Westferry, Tower Hamlets

A Docklands Light Railway station on the eastern edge of Limehouse

railings by Giuseppe Lund, symbolising the seasons
The gar­dens at West­fer­ry Cir­cus have rail­ings and gates by Giuseppe Lund, sym­bol­is­ing the sea­sons

West Fer­ry Road (as it was called until the 1920s) was cre­at­ed, togeth­er with its east­ern coun­ter­part, when local landown­ers and busi­ness­men estab­lished the Poplar and Green­wich Fer­ry Roads Com­pa­ny to make turn­pikes to the Green­wich fer­ry in 1812. This marked the open­ing up of the inland part of the Isle of Dogs although it was sev­er­al decades before the penin­su­la was ful­ly colonised. The com­pa­ny aban­doned its horse-fer­ry ser­vice in 1844 but con­tin­ued to levy tolls until the Met­ro­pol­i­tan Board of Works bought out the own­ers and removed the toll-gates in 1885.

West­fer­ry Road has been pro­gres­sive­ly divert­ed and extend­ed, final­ly meet­ing West India Dock Road when the Lon­don Coun­ty Coun­cil demol­ished the Rosh­er estate in 1960. This junc­tion is the site of West­fer­ry sta­tion, opened in 1987 as one of the orig­i­nal fif­teen stops on the Dock­lands Light Rail­way.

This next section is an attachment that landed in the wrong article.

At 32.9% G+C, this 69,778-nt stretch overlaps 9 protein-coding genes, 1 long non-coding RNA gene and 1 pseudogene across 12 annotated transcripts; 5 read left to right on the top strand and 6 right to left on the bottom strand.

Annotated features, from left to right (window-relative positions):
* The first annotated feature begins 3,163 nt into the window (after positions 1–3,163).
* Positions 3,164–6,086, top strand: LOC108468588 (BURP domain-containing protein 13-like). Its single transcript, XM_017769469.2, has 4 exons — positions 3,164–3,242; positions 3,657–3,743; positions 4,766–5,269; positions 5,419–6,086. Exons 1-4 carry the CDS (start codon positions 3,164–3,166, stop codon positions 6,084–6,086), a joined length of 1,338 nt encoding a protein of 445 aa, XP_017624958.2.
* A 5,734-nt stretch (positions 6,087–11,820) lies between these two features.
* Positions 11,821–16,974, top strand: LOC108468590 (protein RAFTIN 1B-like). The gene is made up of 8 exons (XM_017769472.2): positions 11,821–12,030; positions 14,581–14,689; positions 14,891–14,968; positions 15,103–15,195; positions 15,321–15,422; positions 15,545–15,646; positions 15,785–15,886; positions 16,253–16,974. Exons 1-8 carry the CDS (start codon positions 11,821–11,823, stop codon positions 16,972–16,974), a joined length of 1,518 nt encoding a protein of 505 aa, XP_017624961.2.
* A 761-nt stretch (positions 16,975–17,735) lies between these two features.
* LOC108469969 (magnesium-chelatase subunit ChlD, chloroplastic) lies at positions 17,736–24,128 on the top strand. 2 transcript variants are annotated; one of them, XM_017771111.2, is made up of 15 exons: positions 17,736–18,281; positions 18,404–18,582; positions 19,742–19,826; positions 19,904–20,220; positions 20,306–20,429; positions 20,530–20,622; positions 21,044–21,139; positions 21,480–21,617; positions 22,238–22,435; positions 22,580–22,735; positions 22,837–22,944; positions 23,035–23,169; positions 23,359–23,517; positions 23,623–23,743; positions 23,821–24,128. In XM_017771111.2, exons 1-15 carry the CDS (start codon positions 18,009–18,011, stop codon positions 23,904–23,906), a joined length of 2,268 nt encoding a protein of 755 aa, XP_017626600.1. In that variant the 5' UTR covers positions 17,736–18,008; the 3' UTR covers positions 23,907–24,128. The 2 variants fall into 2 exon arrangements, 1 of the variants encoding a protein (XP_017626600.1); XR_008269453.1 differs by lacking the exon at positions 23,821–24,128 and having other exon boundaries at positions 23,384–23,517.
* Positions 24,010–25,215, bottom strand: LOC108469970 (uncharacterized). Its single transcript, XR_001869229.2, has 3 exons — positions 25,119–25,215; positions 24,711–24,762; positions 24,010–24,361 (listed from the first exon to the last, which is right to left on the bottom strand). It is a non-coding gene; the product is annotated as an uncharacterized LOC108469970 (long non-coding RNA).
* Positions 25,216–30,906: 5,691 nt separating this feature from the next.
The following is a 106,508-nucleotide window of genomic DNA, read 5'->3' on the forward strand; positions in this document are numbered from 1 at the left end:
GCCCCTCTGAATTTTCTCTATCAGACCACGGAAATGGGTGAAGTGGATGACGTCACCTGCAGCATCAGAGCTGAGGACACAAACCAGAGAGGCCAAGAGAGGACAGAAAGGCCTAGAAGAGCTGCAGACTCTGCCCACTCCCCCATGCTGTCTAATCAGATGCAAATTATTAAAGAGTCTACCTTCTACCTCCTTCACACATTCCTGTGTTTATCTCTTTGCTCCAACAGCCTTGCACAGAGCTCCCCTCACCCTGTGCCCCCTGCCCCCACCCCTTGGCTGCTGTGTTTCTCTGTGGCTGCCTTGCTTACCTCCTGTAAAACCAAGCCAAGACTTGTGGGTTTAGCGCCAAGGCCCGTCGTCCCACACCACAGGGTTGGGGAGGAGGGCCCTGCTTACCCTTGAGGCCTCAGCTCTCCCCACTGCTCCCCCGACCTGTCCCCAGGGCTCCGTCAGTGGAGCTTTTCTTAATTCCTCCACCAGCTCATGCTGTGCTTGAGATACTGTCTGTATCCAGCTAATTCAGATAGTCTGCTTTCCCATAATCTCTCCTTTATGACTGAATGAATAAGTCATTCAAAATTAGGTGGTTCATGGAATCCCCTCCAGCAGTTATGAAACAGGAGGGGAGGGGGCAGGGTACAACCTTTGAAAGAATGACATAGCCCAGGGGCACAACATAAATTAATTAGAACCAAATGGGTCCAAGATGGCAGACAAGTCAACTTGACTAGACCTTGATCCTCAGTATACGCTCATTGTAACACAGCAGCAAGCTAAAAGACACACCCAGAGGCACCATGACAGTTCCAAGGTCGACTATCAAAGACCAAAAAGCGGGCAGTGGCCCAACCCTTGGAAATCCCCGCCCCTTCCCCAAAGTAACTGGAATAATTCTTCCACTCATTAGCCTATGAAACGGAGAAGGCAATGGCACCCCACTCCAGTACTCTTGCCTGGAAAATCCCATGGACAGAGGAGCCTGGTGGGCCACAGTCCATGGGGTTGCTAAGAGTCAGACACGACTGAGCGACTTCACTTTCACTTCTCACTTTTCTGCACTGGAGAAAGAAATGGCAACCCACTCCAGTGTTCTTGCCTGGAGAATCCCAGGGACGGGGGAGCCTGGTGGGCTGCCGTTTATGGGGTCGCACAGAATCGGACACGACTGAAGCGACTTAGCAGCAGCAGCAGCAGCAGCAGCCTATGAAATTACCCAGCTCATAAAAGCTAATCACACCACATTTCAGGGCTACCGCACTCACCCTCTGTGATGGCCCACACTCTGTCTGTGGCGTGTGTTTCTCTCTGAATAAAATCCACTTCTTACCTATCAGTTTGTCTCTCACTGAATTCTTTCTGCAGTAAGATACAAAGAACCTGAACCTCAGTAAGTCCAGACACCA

The imme­di­ate vicin­i­ty of the sta­tion (once the heart of the Chi­nese East End) remained unre­gen­er­at­ed for many years after Canary Whar­f’s tow­ers cast their long shad­ows here – and that’s still the case under the rail­way arch­es on Trinidad Street. Else­where, how­ev­er, new blocks of apart­ments, stu­dios and live/work units now min­gle with post­war coun­cil flats.

A blue plaque in Westferry Road celebrates the building in 1858 of Brunel’s Great Eastern, the largest steamship of the century.

Postal district: E14
Station: Docklands Light Railway (zone 2)